Imagine writing out your investing strategy every year. What would it look like? Would it be consistent? Or would it change every few years?
Now, imagine writing it during the longest bull market in history. Would it change then?
Fund managers do this almost annually to remind clients, partners, or shareholders about the underlying goals of the fund. On some level, it probably acts as self-reminder, offering reassuring confidence that their strategy does work, just not right now. And looking back, it offers a telling tale of whether they stayed consistent, especially during the rough years.
Seth Klarman’s letters are a good example of that consistency. His letters not only show what it takes to stick to your knitting, but what it takes to do it in the face of a massive bubble that makes your strategy look foolish.
The discipline not to deviate in the face of massive relative underperformance seemed insane at the time. After the fact, it looks brilliant and almost too easy. The letters paint a different picture. You can almost feel the emotional toll of falling short of a bubble-driven market and the elation when it bursts.
Sometimes he repeats the strategy almost verbatim from previous letters. Sometimes it’s brief. And other times it’s an extended argument for value investing because of what’s happening in the market. Altogether, the message is consistent:
The Baupost Fund is managed with the intention of earning good absolute returns regardless of how any particular financial market performs. This philosophy is implemented with a bottom-up value investment strategy whereby we hold only those securities that are significantly undervalued, and hold cash when we cannot find better alternatives. Further, we prefer investments, when we can find them at attractive prices, that involve a catalyst for the realization of underlying value. This serves to reduce the volatility of our results and de-emphasizes market movements as the source of our investment returns. Positions with catalysts tend to lag a rapidly rising stock market (like this past year’s) and outperform a lackluster or declining one (like we used to have every few years!).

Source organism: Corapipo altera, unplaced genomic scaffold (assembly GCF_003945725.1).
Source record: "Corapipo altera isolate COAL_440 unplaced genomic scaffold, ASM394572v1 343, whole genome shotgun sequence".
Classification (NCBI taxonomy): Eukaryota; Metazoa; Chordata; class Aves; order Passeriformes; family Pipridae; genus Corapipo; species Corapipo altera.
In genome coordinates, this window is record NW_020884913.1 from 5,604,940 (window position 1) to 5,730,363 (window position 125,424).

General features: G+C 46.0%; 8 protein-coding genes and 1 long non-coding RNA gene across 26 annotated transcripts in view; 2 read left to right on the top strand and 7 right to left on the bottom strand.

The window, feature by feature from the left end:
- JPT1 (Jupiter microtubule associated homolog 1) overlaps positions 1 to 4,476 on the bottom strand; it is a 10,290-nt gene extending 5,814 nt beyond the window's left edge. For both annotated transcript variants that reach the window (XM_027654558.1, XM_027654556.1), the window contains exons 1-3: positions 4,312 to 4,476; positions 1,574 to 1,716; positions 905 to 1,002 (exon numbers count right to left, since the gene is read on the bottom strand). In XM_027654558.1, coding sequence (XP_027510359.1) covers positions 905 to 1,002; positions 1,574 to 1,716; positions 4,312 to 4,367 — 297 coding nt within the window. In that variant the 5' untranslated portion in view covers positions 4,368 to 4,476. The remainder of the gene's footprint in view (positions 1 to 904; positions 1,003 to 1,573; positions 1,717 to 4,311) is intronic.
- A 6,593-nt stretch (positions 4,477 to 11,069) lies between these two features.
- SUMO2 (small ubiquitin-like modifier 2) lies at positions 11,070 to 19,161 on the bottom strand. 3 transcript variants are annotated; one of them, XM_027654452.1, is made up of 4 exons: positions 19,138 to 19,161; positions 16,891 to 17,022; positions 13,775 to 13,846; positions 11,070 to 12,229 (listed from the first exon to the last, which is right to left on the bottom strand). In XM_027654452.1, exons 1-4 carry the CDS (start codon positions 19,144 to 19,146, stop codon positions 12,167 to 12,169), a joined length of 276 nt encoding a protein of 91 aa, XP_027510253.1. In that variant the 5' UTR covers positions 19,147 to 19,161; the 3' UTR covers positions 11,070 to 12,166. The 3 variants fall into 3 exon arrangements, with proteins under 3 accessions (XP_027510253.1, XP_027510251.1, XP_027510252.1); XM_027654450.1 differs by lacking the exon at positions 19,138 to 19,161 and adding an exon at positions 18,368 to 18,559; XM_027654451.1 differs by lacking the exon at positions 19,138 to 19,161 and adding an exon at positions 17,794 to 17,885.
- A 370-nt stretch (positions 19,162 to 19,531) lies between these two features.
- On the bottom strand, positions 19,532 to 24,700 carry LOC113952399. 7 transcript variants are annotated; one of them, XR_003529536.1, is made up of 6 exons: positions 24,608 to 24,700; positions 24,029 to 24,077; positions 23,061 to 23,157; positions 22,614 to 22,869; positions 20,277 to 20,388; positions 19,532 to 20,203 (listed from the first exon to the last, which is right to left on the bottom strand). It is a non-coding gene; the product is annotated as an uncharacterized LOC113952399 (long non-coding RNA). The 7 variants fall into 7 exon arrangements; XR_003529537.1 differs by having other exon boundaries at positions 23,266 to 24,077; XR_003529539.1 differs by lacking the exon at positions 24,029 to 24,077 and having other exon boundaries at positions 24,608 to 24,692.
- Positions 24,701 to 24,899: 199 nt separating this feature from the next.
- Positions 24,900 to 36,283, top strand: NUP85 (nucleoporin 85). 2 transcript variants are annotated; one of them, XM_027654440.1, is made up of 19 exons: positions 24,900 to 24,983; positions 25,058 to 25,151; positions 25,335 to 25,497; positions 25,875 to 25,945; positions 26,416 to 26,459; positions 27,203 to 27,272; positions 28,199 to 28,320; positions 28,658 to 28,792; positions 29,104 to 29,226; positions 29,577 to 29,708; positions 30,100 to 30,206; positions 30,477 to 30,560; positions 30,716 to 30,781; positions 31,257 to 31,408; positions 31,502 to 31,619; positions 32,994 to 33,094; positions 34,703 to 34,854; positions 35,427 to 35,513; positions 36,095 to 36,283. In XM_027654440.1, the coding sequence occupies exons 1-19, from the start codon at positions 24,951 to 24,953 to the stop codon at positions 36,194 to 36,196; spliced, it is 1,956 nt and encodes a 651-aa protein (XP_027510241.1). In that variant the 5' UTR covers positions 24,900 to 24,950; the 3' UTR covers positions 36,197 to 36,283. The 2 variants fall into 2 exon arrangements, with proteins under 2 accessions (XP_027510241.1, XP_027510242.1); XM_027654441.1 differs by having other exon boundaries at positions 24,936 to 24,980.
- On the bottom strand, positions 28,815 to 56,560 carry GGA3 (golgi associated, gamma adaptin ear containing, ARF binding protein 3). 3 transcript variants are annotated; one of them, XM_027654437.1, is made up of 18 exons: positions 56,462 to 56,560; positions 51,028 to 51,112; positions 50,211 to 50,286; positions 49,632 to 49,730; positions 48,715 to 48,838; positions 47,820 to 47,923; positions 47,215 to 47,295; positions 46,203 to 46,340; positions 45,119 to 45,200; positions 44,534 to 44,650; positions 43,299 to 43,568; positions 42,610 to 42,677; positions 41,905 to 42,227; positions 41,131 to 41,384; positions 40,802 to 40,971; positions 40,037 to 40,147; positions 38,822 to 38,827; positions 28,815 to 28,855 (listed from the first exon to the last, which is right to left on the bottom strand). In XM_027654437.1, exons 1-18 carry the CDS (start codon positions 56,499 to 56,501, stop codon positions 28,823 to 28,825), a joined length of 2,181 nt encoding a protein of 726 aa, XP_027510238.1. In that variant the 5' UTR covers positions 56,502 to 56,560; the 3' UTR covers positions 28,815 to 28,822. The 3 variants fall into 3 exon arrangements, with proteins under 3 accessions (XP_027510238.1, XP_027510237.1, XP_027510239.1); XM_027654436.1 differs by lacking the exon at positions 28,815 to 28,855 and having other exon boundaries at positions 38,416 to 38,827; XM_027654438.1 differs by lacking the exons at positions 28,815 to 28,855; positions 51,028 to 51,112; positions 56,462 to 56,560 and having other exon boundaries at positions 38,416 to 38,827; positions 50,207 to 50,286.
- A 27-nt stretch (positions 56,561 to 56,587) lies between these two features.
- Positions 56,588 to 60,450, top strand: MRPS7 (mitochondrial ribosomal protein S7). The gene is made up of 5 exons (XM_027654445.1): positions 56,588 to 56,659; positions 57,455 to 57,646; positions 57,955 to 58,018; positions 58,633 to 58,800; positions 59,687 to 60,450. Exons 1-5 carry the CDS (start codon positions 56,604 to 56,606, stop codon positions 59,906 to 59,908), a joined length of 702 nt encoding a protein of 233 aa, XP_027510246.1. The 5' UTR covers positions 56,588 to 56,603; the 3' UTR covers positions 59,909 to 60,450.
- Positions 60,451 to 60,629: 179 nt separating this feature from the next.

We will not stray from our rigid value investment discipline. We buy absolute bargains when they become available, and sell when they are no longer bargains. We hold cash when there is nothing better to do, and we hedge against the risk of a dramatic and sustained downturn in the market.
Because of our fundamental, research-driven, absolute-value orientation, we own undervalued securities that we believe will do well regardless of the overall financial environment. In the event of a major market reversal, we believe our market hedges should cushion any serious decline within the portfolio.
We are chagrined that we could have achieved approximately the same returns had we initiated the Baupost Index Fund a year ago. We are pleased, however, that we managed to do so with a vastly lower risk profile.
As we reflect back at fiscal year end, let us reiterate that Baupost’s investment philosophy has remained consistent over time: bottom up, risk averse, absolute value oriented. In making tradeoffs among competing alternatives, we have distinguished ourselves from other professional investors in several ways: our willingness to hold cash balances, sometimes substantial, awaiting opportunities; our preference for investments with a catalyst for the realization of underlying value; our willingness to accept varying degrees of illiquidity in exchange for incremental return; and our flexibility in pursuing opportunities in new areas.